Mountain West voters care about conservation. Colorado College’s annual poll found that voters from eight Western states are even more concerned about climate change, wildfire and habitat loss than about pandemic-related unemployment; and two-thirds want all energy to be produced from clean sources over the next 10 to 15 years. The survey also found—according to a February 8 US News & World Report article—that worry over wildfires and climate change have increased. (US News /Getty image)
The Pando aspen clone in Utah—a single male quaking aspen thought to be the largest living organism on Earth, weighing 5.8 million kilograms (13 million lbs) with 20,000 kilometres (12,500 miles) of interconnected roots—blurs the difference between individuals and communities. Reporting in Earth Island Journal, researchers are working on conservation of superorganisms that contrasts with single-species preservation.
VIDEO: ‘The Last Free Rhinos’ was filmed in Namibia, a leader in effective community-based conservation. See how rangers, wildlife managers, scientists and local people (screen grab above) work in partnership to conserve (among many other species) Namibia’s growing black rhino population.
Namibia’s Albatross Task Force is also celebrating a major conservation success. BirdLife International reports that seabird deaths in the country’s groundfish longline fishery have been reduced by 98%. That’s 22,000 birds saved every year.
Elephants living around the Masai Mara in Kenya are raiding farmers’ crops more often now, at least partly due to climate change. This reduces local support for conservation, as those communities currently receive few benefits from living with wildlife, says a new study led by the Durrell Institute of Conservation & Ecology.
Meanwhile in Gabon, forest elephants are hungry. In Lopé National Park, they’ve shown a 11% decline in body condition since 2008. These elephants feed mostly on forest fruit, which has collapsed perhaps because of temperature variations linked to climate change. The findings are on TheConversation.com.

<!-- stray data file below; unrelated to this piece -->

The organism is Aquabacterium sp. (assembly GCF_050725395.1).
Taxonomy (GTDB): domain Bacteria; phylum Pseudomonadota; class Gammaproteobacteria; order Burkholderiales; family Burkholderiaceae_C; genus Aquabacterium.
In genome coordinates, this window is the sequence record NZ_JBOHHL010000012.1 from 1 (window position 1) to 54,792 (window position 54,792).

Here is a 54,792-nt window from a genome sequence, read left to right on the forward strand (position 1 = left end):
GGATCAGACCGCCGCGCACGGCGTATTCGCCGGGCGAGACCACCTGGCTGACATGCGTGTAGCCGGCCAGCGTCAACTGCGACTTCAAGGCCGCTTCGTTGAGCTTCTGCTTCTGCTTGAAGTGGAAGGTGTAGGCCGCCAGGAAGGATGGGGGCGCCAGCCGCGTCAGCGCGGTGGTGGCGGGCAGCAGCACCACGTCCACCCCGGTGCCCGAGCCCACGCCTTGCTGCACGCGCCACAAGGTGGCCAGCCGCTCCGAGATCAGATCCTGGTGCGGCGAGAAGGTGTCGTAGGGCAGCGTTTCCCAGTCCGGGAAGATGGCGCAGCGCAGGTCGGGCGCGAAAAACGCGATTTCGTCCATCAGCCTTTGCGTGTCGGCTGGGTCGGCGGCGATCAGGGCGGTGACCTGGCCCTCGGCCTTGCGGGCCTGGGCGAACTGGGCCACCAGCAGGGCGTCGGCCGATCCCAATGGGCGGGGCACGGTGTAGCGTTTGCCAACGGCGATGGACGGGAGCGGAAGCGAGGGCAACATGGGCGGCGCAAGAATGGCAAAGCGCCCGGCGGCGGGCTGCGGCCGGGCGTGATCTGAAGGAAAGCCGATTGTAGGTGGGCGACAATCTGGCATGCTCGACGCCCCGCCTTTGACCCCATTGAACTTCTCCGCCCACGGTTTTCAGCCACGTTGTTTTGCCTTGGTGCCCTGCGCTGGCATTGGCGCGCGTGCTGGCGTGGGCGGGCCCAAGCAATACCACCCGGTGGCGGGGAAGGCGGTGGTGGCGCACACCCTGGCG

Meet the aardwolf, a member of the hyena family, along with the spotted hyena, the brown hyena and the striped hyena. From Africa Geographic’s comprehensive February 8 story.
Pilanesberg National Park ranger killed by a lion. Kobus Marais, a veteran of the South African park’s anti-poaching K9 unit, left his vehicle to lay a trail for his dog. When other rangers nearby heard screaming, they found Marais with a lion on him. They shot the lion, but Marais died at the scene. Reported by The Citizen, February 8.
FAO & AFD have launched a €3.5 million project to improve sustainable wildlife management and food security in KAZA TFCA. That’s $4.26 million; the UN’s Food & Agriculture Organization and the French Development Agency; and the Kavango-Zambezi Transfrontier Conservation Area, a protected zone larger than Germany and Austria that spans parts of Angola, Namibia, Zimbabwe, Zambia and Botswana and includes 23 national parks. Under the Sustainable Wildlife Management Program, this will support wildlife and ecosystems as well as local communities that rely on them for food and income.
Angola’s herds of giant sable continue to grow. In Cangandala National Park, most of the Palanca negra are inside a 4,400-hectare (10,900 acres) fenced area, relatively safe from poaching, but the five free-ranging herds in Luando Reserve face more poaching pressure, says Pedro vaz Pinto in an emailed report with excellent photos of the parks’ fauna and flora.